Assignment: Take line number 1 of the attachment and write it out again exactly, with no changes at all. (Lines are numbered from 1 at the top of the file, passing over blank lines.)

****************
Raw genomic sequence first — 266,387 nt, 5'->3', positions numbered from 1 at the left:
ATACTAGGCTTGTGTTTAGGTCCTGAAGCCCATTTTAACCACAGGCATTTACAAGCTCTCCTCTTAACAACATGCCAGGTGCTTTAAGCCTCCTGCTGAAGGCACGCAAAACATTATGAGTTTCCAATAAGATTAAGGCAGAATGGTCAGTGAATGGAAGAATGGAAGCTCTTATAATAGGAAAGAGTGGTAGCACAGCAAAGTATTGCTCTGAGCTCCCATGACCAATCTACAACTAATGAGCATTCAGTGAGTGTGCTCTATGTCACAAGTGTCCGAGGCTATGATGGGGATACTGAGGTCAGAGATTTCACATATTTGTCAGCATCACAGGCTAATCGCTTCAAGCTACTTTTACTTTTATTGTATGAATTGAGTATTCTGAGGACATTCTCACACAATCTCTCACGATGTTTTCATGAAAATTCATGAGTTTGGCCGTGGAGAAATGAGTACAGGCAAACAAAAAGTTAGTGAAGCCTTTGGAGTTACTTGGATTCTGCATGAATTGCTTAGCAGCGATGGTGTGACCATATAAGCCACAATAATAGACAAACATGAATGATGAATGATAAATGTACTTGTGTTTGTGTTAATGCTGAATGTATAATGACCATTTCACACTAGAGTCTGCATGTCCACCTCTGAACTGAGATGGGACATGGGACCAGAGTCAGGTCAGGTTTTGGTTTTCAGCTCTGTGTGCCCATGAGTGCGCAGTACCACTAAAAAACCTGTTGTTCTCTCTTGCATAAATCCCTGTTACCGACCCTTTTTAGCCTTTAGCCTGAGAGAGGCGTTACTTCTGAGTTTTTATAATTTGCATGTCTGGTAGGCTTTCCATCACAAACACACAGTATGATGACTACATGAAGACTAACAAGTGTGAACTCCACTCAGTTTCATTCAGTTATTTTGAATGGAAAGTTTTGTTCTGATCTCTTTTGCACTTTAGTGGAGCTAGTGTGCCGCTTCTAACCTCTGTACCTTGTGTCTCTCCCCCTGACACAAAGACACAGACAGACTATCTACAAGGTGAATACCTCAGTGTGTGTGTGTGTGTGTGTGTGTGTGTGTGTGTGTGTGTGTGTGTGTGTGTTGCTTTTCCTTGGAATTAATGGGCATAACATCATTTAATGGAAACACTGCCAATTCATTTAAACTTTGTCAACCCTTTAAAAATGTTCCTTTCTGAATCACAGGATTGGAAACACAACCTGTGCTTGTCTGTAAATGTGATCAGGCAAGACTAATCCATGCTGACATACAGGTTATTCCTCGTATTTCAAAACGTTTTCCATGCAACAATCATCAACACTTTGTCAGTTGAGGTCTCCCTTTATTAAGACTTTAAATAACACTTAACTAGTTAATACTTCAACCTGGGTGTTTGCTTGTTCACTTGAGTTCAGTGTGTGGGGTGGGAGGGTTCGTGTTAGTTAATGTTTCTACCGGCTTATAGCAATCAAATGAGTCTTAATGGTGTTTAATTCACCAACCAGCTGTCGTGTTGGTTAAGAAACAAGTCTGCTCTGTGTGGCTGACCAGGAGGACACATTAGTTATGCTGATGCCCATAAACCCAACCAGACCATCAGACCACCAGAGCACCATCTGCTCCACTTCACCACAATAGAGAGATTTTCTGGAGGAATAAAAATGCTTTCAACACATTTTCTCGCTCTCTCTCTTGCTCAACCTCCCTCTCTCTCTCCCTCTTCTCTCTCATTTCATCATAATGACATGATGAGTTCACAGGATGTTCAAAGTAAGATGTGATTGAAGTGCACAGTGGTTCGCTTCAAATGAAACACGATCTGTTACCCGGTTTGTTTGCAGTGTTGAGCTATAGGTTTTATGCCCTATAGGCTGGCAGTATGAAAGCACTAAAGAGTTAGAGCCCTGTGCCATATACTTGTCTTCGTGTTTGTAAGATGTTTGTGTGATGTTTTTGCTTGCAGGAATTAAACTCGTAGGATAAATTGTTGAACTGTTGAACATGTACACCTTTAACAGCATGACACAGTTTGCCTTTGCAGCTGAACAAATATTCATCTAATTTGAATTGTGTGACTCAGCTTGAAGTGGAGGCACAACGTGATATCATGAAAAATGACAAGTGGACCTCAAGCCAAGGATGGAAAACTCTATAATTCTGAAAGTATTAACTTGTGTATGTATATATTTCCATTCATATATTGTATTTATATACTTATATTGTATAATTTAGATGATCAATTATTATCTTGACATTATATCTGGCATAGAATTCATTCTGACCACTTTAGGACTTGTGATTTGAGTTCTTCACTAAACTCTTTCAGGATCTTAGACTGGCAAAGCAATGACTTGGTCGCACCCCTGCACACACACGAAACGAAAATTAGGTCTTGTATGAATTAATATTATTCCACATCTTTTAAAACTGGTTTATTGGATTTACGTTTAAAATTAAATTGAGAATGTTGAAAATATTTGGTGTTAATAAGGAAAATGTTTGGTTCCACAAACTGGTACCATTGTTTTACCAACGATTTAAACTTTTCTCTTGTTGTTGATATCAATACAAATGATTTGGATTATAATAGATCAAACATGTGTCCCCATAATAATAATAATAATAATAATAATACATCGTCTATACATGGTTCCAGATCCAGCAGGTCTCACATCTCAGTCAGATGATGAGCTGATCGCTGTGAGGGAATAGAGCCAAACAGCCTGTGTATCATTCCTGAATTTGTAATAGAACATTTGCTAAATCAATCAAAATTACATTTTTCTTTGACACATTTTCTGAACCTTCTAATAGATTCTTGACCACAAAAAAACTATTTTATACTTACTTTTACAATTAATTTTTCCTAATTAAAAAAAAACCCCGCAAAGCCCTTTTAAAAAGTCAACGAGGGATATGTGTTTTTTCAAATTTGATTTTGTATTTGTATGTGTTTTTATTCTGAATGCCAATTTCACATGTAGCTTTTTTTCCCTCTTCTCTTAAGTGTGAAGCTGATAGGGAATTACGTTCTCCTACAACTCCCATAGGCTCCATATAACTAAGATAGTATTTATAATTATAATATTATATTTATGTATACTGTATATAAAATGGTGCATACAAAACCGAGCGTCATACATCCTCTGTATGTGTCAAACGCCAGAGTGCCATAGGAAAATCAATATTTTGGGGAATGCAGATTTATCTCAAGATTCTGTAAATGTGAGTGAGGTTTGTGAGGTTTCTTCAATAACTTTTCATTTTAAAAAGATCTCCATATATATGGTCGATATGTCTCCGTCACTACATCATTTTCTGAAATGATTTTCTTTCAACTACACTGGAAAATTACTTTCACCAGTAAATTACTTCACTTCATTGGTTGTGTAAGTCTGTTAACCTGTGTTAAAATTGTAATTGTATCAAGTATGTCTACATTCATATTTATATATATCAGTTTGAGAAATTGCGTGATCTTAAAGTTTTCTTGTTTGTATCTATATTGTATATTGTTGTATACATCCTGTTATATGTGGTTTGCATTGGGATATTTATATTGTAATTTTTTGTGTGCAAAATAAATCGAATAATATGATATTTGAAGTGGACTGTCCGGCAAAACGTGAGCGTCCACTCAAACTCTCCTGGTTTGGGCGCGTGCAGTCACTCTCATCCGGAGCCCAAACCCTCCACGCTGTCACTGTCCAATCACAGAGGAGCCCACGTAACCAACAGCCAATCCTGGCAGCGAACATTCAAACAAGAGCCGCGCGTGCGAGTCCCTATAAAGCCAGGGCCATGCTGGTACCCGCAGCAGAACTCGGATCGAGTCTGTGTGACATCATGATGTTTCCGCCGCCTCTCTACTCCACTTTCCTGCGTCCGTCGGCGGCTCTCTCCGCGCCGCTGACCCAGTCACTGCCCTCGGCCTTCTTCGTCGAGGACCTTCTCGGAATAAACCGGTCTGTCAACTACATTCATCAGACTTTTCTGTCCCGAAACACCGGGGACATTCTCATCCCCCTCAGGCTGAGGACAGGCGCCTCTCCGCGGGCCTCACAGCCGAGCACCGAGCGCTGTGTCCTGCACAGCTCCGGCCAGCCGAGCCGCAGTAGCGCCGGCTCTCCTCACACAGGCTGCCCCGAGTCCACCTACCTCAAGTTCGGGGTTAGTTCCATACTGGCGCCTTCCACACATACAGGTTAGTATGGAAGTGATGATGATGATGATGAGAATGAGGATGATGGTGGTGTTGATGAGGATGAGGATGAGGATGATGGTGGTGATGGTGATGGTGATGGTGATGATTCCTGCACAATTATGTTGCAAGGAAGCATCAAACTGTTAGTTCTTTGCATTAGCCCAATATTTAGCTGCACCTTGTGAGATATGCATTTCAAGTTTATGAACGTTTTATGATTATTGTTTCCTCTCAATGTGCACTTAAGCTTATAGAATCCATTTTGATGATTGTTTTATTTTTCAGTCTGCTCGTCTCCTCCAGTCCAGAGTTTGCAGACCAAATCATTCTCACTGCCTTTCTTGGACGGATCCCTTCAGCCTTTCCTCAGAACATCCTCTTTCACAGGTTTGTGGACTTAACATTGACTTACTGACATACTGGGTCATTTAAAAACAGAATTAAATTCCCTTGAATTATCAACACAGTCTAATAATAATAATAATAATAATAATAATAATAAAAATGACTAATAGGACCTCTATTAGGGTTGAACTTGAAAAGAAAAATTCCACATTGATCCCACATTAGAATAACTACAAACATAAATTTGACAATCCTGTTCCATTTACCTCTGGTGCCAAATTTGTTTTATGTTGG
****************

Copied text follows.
Raw genomic sequence first — 266,387 nt, 5'->3', positions numbered from 1 at the left: